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EA Sports hopes humor helps sell more copies of latest Tiger Woods video game

A new television commercial featuring Tiger Woods for the latest version of his EA Sports video golf game uses humor to hopefully win over fans of both the golfer and the game.

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Tiger Woods is being featured in a new television commercial, and this one isn't likely to create the uproar his last one did.

A new EA Sports spot with Woods takes a much lighter approach than the Nike ad that aired during his return to the Masters, his first competition after he crashed his Cadillac Escalade into a fire hydrant in November and his personal life started to publicly unravel.

The latest commercial was posted on the Internet by EA Sports on Thursday, the beginning of a major ad campaign for its Tiger Woods PGA Tour 11 video game. The commercial is scheduled to air in prime-time Sunday during Game 2 of the NBA finals on ABC.

IN PICTURES: Tiger Woods through the years

The ad is filled with humorous references to football and other team sports, an attempt to market the game's new Ryder Cup team mode. The commercial features Woods and other professional golfers, including Rickie Fowler, Ian Poulter and Edoardo Molinari.

There also is a pep talk by former NFL coach Mike Ditka before Woods sinks a putt, followed by a flyover by jets and an ovation by cheerleaders.

Woods shares the cover of the game with Rory McIlroy of Ireland.

"There certainly is safety in numbers," said David Carter, professor of sports business at the University of Southern California. "Many brilliant ads have successfully used humor to reach people, and there's an element of safety to incorporate other people so all the focus isn't on Tiger."

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Woods is playing at the Memorial this week in Dublin, Ohio.

This is the first ad with Woods since Nike's much-talked-about commercial in April.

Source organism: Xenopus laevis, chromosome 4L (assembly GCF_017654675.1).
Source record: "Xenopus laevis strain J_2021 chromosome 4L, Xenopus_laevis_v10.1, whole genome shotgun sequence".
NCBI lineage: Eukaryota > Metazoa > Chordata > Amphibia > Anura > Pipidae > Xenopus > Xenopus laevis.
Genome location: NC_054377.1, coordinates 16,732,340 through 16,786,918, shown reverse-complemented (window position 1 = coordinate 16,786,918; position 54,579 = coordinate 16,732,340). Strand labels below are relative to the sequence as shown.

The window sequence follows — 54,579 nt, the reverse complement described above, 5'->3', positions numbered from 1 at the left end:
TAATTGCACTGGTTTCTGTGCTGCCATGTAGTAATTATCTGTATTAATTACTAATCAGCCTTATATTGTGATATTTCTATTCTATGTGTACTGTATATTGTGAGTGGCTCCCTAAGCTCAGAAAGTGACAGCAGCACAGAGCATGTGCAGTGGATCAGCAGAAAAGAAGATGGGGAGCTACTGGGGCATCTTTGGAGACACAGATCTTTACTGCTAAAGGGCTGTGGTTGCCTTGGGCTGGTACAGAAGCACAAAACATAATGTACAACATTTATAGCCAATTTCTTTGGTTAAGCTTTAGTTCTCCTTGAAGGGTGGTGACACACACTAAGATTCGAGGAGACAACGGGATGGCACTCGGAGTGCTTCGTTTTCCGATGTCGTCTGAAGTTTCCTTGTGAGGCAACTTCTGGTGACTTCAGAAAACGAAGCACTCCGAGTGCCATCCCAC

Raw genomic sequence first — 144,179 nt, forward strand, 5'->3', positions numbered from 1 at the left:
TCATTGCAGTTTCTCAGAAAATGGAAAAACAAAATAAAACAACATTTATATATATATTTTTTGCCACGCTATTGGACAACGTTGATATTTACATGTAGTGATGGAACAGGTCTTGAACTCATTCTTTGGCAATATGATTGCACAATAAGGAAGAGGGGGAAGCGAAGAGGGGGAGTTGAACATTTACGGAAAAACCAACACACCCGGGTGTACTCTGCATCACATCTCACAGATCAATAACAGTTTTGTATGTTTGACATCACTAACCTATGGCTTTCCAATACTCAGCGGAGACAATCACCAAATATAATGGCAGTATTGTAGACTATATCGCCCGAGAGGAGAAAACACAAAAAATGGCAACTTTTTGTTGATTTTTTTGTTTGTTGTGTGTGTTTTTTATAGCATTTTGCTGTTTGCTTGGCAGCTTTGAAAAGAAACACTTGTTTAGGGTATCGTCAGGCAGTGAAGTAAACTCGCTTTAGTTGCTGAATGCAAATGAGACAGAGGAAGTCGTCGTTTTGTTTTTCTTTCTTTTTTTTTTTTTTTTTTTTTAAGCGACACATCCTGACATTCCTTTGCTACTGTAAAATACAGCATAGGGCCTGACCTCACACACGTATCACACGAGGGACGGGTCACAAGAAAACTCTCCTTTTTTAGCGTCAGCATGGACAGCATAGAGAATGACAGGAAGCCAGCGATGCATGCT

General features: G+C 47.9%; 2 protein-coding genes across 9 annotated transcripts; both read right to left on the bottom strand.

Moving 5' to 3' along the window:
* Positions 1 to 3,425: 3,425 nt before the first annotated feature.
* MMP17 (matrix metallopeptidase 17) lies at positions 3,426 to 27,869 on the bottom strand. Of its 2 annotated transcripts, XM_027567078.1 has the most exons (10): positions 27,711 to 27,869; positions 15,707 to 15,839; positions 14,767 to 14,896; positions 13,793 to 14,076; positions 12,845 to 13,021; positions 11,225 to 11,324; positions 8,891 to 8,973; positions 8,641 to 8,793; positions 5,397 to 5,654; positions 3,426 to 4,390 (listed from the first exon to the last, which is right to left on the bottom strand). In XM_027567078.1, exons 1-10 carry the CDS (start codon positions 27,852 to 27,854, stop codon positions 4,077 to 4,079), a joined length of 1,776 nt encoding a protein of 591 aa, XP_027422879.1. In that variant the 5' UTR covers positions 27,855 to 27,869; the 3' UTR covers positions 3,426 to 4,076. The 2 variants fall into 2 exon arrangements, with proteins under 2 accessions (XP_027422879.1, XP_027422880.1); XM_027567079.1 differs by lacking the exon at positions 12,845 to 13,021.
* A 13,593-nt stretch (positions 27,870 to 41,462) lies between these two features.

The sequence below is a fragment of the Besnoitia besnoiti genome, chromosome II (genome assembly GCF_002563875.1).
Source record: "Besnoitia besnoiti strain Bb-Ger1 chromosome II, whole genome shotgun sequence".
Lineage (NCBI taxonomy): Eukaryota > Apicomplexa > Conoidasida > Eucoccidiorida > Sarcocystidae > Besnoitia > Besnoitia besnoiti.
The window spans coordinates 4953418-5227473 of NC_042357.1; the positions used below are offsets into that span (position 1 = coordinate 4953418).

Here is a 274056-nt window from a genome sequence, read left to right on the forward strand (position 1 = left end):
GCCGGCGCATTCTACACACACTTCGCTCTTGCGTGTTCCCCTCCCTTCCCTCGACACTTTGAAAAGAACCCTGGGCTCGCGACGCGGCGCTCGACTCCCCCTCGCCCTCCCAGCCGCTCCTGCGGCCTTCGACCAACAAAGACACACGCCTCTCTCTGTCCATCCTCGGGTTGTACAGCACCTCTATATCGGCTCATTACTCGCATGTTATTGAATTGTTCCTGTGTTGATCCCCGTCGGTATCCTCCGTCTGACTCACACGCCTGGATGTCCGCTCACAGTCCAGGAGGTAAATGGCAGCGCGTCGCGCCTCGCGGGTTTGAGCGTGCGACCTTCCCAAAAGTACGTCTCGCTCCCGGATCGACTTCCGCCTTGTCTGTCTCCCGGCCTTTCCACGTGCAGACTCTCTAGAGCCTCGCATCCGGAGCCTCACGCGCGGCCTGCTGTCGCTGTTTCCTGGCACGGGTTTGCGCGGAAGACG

The serious nature of the black-and-white Nike commercial featured the voice of his late father talking to Woods, who didn't speak and stared stoically into the camera. The ad shocked some for its use of a dead man's voice, and it was lampooned countless times on late-night shows and the web.

EA Sports, with a much younger audience, clearly wanted to take a different approach.

"I think you see the world's No. 1 golfer interacting with a lot of humor with other professional golfers and a cast of others," said Craig Evans, director of marketing for EA Sports. "We're out there just trying to change the perception that golf is only an individual sport. But he's absolutely still heavily involved. Our relationship with him is rooted in golf."

This is the latest attempt for Woods to regain his footing in the corporate world.

Several of his sponsors, including accounting firm Accenture and telecommunications company AT&T, dropped Woods after his accident set off revelations of infidelity. Those like Nike and EA Sports, which are closely tied to sports, stayed with him.

"Their brands were built by Tiger, so with his role in the game of golf, they're closely linked to that," said Darin David, account director for The Marketing Arm agency. "At some point they're going to have to move on from what happened, and I think a little bit of humor shows that."

Now the challenge is to reconnect with consumers.

Woods has struggled on the golf course since his fourth-place finish at the Masters, and how well he is received in the coming months is something companies will monitor.

"What's really going to matter when it comes to sales is if Tiger is winning, because one thing we know about sports fans is that they like winners," Carter said.

The game will be released Tuesday.

Related:

IN PICTURES: Tiger Woods through the years


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